A horse’s digestive system was designed to eat a steady trickle of a variety of plants throughout the day. In modern horsekeeping it can be difficult to provide the same level of variety that a wild horse may see.
Consider taking your horse for grazing walks through the woods. You’ll be amazed at the variety of plants your horse will eat. Soon you’ll begin to be able to identify which plants your horse eats and which ones he doesn’t. This can give you insight into how he feels that day and what he needs.
When my second horse, Thunder first came, he ate every dandelion in sight on our walks through the woods. I researched dandelion, and it turned out it was a liver detoxifier. Given Thunder’s history, it didn’t surprise me that he sought out dandelions. In the early days of his rehab I made a point to make sure he had his 10-15 minutes of dandelions several times each week.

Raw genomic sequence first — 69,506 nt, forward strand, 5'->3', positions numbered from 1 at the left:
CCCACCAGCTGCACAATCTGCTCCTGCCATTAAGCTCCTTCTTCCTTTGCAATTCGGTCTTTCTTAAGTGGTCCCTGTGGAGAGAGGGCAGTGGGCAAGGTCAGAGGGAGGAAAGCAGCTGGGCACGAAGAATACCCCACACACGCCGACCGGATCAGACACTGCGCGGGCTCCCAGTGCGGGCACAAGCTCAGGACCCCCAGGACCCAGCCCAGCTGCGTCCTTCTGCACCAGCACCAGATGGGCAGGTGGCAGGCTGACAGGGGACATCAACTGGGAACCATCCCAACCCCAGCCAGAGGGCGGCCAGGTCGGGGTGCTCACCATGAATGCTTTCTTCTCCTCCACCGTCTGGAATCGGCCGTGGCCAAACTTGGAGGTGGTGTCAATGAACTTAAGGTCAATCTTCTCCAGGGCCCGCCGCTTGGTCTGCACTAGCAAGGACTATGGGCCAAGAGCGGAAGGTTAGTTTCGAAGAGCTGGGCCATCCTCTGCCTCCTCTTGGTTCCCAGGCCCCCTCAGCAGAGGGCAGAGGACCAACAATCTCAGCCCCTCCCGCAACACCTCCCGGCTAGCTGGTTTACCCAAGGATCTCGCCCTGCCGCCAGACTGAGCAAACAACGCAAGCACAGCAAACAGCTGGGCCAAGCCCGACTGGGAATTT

Meanwhile, over the years I’ve noticed that my first horse, Chaco, will eat horsetail in small quantities. Horsetail is mildly toxic, and the vet said just don’t let him eat pounds of eat per day, but a few plants shouldn’t hurt. She also said it is rich in minerals and mildly anti-inflammatory. Another plant manual I read said it helps with connective tissue.
Our horses can’t speak to us in words, but they do speak to us all the time through their actions. It’s like decoding a mystery. The more time you spend with your horses and witness the decisions they make, the more the mystery of who they are unfolds before you.
Try a grazing walk through the woods with your horse. I’d love to hear what you learn.